Next let us cover nail products and salons. I am sure that those who have walked into a nail salon have noticed the smell and wondered, if it was safe to breathe. I have always felt concern for those who work there. They are facing future health problems from this chemical air that they are regularly breathing. Nail polish, polish removers and artificial nail products contain a host of toxic chemicals known or suspected of causing cancer, reproductive harm, asthma and other negative health affects.

Nail salon workers are particularly at risk for exposure, as they work with these products all day every day, often in poorly ventilated spaces. We know little about the actual health impact, because so little research has been done, but the few preliminary studies that have been conducted indicate a cause for concern. Nail salon workers have reported decreased attention and processing skills and increases in asthma and other breathing problems.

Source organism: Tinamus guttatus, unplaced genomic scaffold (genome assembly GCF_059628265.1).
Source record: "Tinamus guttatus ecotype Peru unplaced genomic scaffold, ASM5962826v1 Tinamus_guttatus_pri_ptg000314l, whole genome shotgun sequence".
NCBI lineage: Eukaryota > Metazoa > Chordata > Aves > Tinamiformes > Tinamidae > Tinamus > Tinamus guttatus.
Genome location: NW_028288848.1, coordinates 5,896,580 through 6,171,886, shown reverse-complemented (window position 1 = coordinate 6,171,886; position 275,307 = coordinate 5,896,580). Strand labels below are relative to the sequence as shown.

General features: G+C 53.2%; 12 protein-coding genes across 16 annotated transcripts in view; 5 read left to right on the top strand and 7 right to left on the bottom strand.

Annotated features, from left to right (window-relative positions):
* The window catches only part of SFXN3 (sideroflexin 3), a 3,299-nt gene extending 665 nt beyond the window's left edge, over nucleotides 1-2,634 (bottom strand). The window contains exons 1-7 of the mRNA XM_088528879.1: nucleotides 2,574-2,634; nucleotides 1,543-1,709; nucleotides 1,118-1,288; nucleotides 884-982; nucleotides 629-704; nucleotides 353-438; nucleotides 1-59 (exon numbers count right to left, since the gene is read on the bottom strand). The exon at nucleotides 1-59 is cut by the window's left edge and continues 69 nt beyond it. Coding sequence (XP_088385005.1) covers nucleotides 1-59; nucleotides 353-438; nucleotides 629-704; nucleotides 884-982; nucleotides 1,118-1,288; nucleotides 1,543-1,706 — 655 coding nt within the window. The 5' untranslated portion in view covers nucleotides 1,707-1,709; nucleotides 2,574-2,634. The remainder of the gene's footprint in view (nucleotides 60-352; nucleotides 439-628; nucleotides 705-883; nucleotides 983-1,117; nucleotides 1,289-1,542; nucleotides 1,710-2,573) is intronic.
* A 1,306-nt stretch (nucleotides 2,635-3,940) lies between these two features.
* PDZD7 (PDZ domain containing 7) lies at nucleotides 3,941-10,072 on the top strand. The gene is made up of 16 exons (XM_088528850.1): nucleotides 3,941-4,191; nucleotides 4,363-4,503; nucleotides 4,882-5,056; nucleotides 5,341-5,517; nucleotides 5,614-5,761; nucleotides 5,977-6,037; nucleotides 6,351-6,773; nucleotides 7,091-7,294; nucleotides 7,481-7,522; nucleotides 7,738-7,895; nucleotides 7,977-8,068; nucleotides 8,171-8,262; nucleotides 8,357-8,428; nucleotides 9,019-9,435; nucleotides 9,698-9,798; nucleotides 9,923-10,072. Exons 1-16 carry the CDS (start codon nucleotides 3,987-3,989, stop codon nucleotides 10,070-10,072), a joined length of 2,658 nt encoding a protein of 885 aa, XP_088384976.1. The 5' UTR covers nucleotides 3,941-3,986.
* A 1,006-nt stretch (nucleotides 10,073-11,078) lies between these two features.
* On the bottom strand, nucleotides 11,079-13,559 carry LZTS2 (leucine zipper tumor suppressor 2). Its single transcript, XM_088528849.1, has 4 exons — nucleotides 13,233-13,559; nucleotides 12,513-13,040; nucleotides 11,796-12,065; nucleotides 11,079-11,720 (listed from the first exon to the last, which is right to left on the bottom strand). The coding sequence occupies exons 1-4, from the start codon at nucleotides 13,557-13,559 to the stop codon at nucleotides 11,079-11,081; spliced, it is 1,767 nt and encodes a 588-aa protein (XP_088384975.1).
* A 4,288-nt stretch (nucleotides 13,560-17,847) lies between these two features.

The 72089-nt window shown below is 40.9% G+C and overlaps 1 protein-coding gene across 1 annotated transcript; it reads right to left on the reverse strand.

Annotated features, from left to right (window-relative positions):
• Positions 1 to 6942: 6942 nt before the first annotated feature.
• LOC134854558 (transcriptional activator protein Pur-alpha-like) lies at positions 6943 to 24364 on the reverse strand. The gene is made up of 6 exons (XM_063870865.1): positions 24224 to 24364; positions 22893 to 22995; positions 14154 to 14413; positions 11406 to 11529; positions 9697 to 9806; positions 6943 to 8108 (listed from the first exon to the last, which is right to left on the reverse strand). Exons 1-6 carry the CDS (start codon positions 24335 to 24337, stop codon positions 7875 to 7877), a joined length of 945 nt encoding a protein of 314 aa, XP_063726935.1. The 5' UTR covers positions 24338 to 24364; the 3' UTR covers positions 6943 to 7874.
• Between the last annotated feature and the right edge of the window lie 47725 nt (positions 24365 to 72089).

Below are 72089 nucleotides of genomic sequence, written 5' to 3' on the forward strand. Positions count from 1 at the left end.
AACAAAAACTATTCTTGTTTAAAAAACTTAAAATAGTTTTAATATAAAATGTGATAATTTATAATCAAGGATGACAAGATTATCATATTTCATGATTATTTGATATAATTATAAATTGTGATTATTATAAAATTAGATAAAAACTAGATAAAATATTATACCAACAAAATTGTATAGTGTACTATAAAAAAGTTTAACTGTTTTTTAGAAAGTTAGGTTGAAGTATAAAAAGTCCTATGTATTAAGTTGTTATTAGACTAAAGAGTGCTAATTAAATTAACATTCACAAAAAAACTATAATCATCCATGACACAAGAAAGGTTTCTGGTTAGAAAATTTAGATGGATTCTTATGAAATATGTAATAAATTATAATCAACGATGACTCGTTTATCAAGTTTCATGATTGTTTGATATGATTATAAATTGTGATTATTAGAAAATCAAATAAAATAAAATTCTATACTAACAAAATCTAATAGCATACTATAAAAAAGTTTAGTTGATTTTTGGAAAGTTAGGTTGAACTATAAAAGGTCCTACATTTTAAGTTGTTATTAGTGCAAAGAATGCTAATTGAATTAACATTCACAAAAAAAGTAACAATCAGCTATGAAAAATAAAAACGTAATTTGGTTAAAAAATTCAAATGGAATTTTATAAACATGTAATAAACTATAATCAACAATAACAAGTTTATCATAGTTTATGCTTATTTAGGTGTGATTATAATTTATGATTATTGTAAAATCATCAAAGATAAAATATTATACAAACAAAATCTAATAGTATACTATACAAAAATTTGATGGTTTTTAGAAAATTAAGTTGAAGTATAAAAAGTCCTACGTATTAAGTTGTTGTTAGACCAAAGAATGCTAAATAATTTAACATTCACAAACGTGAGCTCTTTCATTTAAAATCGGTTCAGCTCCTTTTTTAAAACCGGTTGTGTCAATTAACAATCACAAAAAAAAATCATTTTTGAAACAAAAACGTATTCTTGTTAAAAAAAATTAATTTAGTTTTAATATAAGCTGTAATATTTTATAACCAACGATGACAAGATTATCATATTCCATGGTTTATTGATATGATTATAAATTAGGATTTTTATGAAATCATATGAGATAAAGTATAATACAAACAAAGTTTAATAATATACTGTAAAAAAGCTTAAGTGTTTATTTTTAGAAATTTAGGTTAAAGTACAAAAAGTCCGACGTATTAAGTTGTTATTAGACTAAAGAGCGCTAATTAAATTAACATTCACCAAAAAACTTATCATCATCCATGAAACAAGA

The good news is that some nail polish manufacturers have reformulated their products to remove the “toxic trio” of ingredients: dibutyl phthalate, formaldehyde and toluene.

* Dibutyl Phthalate (DBP) adds flexibility and moisture sheen, and helps dissolve other cosmetic ingredients. DBP is a reproductive and developmental toxin that has been linked to feminizing effects in baby boys.

* Formaldehyde is found in some nail products, such as, nail hardener. It is a known human carcinogen. It is also an irritant to the eyes, nose and throat; and can lead to skin irritation and an allergic rash called dermatitis.

* Toluene helps suspend the color and form a smooth finish across the nail. It also effects the central nervous system and can cause headaches, dizziness and fatigue. Toluene is a possible reproductive and developmental toxin.